To Avoid Conflict, OMC Builds A New Direct Home for SBC

Omnicom Group has averted a conflict with its $720 million SBC Communications account by forming a new agency to handle the majority of the client’s direct marketing duties, the incumbent, Rapp Collins, confirmed.

The move was orchestrated to avoid a potential conflict that arose this summer when SBC struck a joint venture with EchoStar, a competitor of Rapp Collins client DirecTV. It is the latest example of how far holding companies will go to satisfy important clients and how account consolidations and conflicts, especially in the telecommunication category, are increasing the need for customized client solutions.

The new shop, which has not yet been named, will open sometime before the end of the year in Irving, Texas, not far from Rapp’s offices, with about $100 million in SBC billings. The agencies will be operated separately. The new shop’s managing director, Greg Banks, who comes over from Rapp, will report to an executive at Omnicom’s Diversified Agency Services unit, as Rapp does.

The idea for the new shop began to germinate shortly after SBC signed an agreement in July with EchoStar to co-market an SBC DISH Network early next year. Rapp, based in New York, has handled direct work for DISH competitor DirecTV since 2001. DirecTV spent $175 million on media last year, according to Nielsen Monitor-Plus.

Client rep Larry Solomon said SBC did not tell its agencies about the DISH agreement until it made a formal announcement. Rapp, which won SBC in 2000, immediately began working on a resolution. Solomon said SBC insisted on keeping the same people on the account, including Banks, who served as svp, relationship manager. Banks would not comment on the new shop’s head count, but sources said about 60 employees at Rapp work on SBC.

The end result, Solomon said, is an “elegant solution” that “reflects the customer-service mentality of Omnicom.” Banks said his shop will initially handle only SBC work.

The new agency’s gain is Rapp’s loss, which has counted the telco among its top accounts, with about $15 million in revenue. It is the second significant client departure for the estimated $1.5 billion agency this year. It lost Dell Computer Corp.’s consumer catalog business in April, following a review.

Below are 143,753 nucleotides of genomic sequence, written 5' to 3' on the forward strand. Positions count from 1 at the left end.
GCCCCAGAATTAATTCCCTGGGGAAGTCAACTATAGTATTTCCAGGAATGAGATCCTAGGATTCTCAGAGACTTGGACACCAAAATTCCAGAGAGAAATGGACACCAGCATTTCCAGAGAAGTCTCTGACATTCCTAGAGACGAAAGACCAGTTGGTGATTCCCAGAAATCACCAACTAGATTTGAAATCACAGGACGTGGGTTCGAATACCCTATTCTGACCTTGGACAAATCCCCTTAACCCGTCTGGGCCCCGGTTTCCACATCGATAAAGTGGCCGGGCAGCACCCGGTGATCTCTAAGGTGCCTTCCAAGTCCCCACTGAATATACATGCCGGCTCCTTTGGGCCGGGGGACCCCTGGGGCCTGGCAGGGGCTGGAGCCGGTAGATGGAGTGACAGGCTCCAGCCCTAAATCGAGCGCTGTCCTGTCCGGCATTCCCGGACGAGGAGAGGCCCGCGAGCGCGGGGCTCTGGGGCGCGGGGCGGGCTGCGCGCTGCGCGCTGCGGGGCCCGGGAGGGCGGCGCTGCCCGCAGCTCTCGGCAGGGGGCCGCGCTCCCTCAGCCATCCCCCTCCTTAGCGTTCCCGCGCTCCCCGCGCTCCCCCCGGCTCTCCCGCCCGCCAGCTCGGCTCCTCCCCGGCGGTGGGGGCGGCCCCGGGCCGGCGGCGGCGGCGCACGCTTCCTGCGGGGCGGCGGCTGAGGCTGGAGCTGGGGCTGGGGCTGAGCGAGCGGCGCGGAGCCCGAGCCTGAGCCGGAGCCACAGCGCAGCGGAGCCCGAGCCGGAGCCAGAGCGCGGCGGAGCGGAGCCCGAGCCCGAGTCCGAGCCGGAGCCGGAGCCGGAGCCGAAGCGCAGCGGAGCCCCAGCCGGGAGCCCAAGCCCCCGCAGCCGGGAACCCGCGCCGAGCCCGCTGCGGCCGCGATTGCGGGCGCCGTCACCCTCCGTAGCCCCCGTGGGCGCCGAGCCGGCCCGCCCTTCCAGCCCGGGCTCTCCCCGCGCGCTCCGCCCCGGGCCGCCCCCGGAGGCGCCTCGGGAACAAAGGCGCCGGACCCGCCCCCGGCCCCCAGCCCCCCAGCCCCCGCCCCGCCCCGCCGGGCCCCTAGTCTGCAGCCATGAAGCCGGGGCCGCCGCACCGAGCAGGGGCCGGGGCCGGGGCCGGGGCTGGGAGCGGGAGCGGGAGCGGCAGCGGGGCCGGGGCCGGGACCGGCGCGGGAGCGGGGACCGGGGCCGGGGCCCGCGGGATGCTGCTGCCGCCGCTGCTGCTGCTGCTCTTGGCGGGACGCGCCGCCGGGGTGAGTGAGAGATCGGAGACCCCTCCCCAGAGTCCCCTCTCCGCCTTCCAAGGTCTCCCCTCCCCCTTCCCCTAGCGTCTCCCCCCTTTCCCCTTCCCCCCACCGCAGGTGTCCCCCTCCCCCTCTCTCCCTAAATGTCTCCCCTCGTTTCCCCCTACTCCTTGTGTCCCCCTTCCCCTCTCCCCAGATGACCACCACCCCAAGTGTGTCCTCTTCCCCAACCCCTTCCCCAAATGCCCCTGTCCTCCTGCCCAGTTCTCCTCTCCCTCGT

SBC is one of Omnicom’s four biggest U.S. advertising accounts, according to TNS Media Intelligence/CMR. The client employs the services of Omnicom’s GSD&M in Austin, Texas, as well as Merkley Newman Harty & Partners in New York and BBDO in New York and Atlanta. (Some SBC business is handled by independent Rodgers/Townsend in St. Louis.)

Until July, Omnicom had Tom Moudry, vice president and senior creative director, working at SBC’s San Antonio offices to liaison with all the shops working on the business. He left that post after three years to become executive creative director at Martin/Williams in Minneapolis and will not be replaced.

Holding companies have created new agencies or units before to woo big clients or to keep them satisfied. In August, WPP Group formed Soho Square as an amalgamation of holding-company resources to handle Yahoo! In March, Publicis Groupe set up Chemistri and made it a dedicated General Motors shop.

Omnicom has been here before, too. In September 2001, the holding company formed Element 79 in Chicago to handle PepsiCo business that had belonged to Interpublic Group’s Foote, Cone & Belding. And in 1997, Omnicom set up PentaMark , dedicated to Chrysler.

Creating an agency to service a single client is a model that works in today’s marketplace, said Abe Jones, managing director of New York investment banking firm AdMedia Partners. “From a client’s point of view, the benefits are accountability and efficiency,” he said. “If I concentrate all my business with this unit, then I can get a better value or price for service. And the agency, by having a dedicated unit, can structure it efficiently to service that client.”

In fact, Omnicom’s history of such moves dates back even further. In 1993, the holding company formed Berlin, Wright & Cameron in New York to handle the Volkswagen of America account, which had been unhappy at DDB Needham. That same year it opened Focus GTE in Dallas to stabilize the GTE account, which was in trouble at DDB and Tracy Locke.